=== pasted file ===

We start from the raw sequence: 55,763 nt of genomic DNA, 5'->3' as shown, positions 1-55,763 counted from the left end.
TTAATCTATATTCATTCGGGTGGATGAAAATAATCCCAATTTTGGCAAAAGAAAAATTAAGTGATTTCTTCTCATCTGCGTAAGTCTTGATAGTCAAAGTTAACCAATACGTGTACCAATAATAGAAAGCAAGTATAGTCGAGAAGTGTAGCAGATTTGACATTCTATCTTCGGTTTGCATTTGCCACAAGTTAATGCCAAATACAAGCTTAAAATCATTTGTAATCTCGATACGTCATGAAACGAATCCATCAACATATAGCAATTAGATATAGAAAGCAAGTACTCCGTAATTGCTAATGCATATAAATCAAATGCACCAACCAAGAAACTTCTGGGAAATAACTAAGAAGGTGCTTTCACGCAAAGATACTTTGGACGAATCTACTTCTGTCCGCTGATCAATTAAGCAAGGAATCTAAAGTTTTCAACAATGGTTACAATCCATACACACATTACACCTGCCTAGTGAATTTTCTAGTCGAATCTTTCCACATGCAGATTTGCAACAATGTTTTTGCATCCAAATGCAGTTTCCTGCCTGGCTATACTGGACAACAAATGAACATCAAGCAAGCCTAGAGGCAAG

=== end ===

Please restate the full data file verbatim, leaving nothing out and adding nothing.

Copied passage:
We start from the raw sequence: 55,763 nt of genomic DNA, 5'->3' as shown, positions 1-55,763 counted from the left end.
TTAATCTATATTCATTCGGGTGGATGAAAATAATCCCAATTTTGGCAAAAGAAAAATTAAGTGATTTCTTCTCATCTGCGTAAGTCTTGATAGTCAAAGTTAACCAATACGTGTACCAATAATAGAAAGCAAGTATAGTCGAGAAGTGTAGCAGATTTGACATTCTATCTTCGGTTTGCATTTGCCACAAGTTAATGCCAAATACAAGCTTAAAATCATTTGTAATCTCGATACGTCATGAAACGAATCCATCAACATATAGCAATTAGATATAGAAAGCAAGTACTCCGTAATTGCTAATGCATATAAATCAAATGCACCAACCAAGAAACTTCTGGGAAATAACTAAGAAGGTGCTTTCACGCAAAGATACTTTGGACGAATCTACTTCTGTCCGCTGATCAATTAAGCAAGGAATCTAAAGTTTTCAACAATGGTTACAATCCATACACACATTACACCTGCCTAGTGAATTTTCTAGTCGAATCTTTCCACATGCAGATTTGCAACAATGTTTTTGCATCCAAATGCAGTTTCCTGCCTGGCTATACTGGACAACAAATGAACATCAAGCAAGCCTAGAGGCAAG